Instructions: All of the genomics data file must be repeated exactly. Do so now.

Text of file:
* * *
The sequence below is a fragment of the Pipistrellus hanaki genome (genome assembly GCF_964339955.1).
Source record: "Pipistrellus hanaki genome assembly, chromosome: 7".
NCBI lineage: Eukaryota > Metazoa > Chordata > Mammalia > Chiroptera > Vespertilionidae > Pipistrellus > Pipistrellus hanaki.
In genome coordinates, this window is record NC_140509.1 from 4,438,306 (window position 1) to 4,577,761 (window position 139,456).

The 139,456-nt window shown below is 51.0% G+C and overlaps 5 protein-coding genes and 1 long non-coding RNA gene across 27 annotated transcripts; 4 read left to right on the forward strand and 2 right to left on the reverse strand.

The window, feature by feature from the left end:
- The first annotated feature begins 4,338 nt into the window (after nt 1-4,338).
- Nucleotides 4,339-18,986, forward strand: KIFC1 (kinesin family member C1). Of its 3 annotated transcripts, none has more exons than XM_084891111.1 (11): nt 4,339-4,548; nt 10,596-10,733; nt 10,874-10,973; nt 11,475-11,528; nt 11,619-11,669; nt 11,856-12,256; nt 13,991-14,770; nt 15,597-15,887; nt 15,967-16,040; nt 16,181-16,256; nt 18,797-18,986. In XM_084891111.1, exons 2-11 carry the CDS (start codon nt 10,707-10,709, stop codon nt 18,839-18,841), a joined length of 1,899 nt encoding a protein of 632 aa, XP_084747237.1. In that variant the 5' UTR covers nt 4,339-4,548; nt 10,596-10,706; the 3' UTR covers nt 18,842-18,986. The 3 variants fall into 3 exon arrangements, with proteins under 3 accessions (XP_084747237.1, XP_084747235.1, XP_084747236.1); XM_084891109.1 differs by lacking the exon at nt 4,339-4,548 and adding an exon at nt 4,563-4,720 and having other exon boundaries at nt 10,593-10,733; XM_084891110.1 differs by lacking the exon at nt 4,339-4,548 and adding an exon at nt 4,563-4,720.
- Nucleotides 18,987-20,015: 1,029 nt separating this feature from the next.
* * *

The sequence below is a fragment of the Pipistrellus hanaki genome (genome assembly GCF_964339955.1).
Source record: "Pipistrellus hanaki genome assembly, chromosome: 7".
NCBI lineage: Eukaryota > Metazoa > Chordata > Mammalia > Chiroptera > Vespertilionidae > Pipistrellus > Pipistrellus hanaki.
In genome coordinates, this window is record NC_140509.1 from 4,438,306 (window position 1) to 4,577,761 (window position 139,456).

The 139,456-nt window shown below is 51.0% G+C and overlaps 5 protein-coding genes and 1 long non-coding RNA gene across 27 annotated transcripts; 4 read left to right on the forward strand and 2 right to left on the reverse strand.

The window, feature by feature from the left end:
- The first annotated feature begins 4,338 nt into the window (after nt 1-4,338).
- Nucleotides 4,339-18,986, forward strand: KIFC1 (kinesin family member C1). Of its 3 annotated transcripts, none has more exons than XM_084891111.1 (11): nt 4,339-4,548; nt 10,596-10,733; nt 10,874-10,973; nt 11,475-11,528; nt 11,619-11,669; nt 11,856-12,256; nt 13,991-14,770; nt 15,597-15,887; nt 15,967-16,040; nt 16,181-16,256; nt 18,797-18,986. In XM_084891111.1, exons 2-11 carry the CDS (start codon nt 10,707-10,709, stop codon nt 18,839-18,841), a joined length of 1,899 nt encoding a protein of 632 aa, XP_084747237.1. In that variant the 5' UTR covers nt 4,339-4,548; nt 10,596-10,706; the 3' UTR covers nt 18,842-18,986. The 3 variants fall into 3 exon arrangements, with proteins under 3 accessions (XP_084747237.1, XP_084747235.1, XP_084747236.1); XM_084891109.1 differs by lacking the exon at nt 4,339-4,548 and adding an exon at nt 4,563-4,720 and having other exon boundaries at nt 10,593-10,733; XM_084891110.1 differs by lacking the exon at nt 4,339-4,548 and adding an exon at nt 4,563-4,720.
- Nucleotides 18,987-20,015: 1,029 nt separating this feature from the next.